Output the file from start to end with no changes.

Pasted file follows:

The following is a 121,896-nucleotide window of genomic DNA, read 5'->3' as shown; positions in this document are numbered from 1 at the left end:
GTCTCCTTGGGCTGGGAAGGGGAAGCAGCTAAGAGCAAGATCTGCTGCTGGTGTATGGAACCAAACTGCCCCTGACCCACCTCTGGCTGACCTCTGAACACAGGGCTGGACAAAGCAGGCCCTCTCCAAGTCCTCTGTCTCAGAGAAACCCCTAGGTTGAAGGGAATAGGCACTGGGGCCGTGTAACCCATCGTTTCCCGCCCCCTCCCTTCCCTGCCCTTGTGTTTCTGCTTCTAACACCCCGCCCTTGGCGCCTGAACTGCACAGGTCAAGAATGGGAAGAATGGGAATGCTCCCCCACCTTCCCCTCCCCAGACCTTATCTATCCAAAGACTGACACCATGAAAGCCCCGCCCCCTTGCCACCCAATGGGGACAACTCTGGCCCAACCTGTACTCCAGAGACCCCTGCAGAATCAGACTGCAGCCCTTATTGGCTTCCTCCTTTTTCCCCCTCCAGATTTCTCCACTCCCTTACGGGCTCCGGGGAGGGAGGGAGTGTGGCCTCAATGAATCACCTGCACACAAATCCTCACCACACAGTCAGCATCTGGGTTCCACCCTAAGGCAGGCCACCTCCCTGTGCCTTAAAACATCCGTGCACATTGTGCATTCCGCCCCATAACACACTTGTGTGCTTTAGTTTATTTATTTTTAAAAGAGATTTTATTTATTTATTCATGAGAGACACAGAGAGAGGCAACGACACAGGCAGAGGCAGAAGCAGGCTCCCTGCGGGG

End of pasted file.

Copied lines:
The following is a 121,896-nucleotide window of genomic DNA, read 5'->3' as shown; positions in this document are numbered from 1 at the left end:
GTCTCCTTGGGCTGGGAAGGGGAAGCAGCTAAGAGCAAGATCTGCTGCTGGTGTATGGAACCAAACTGCCCCTGACCCACCTCTGGCTGACCTCTGAACACAGGGCTGGACAAAGCAGGCCCTCTCCAAGTCCTCTGTCTCAGAGAAACCCCTAGGTTGAAGGGAATAGGCACTGGGGCCGTGTAACCCATCGTTTCCCGCCCCCTCCCTTCCCTGCCCTTGTGTTTCTGCTTCTAACACCCCGCCCTTGGCGCCTGAACTGCACAGGTCAAGAATGGGAAGAATGGGAATGCTCCCCCACCTTCCCCTCCCCAGACCTTATCTATCCAAAGACTGACACCATGAAAGCCCCGCCCCCTTGCCACCCAATGGGGACAACTCTGGCCCAACCTGTACTCCAGAGACCCCTGCAGAATCAGACTGCAGCCCTTATTGGCTTCCTCCTTTTTCCCCCTCCAGATTTCTCCACTCCCTTACGGGCTCCGGGGAGGGAGGGAGTGTGGCCTCAATGAATCACCTGCACACAAATCCTCACCACACAGTCAGCATCTGGGTTCCACCCTAAGGCAGGCCACCTCCCTGTGCCTTAAAACATCCGTGCACATTGTGCATTCCGCCCCATAACACACTTGTGTGCTTTAGTTTATTTATTTTTAAAAGAGATTTTATTTATTTATTCATGAGAGACACAGAGAGAGGCAACGACACAGGCAGAGGCAGAAGCAGGCTCCCTGCGGGG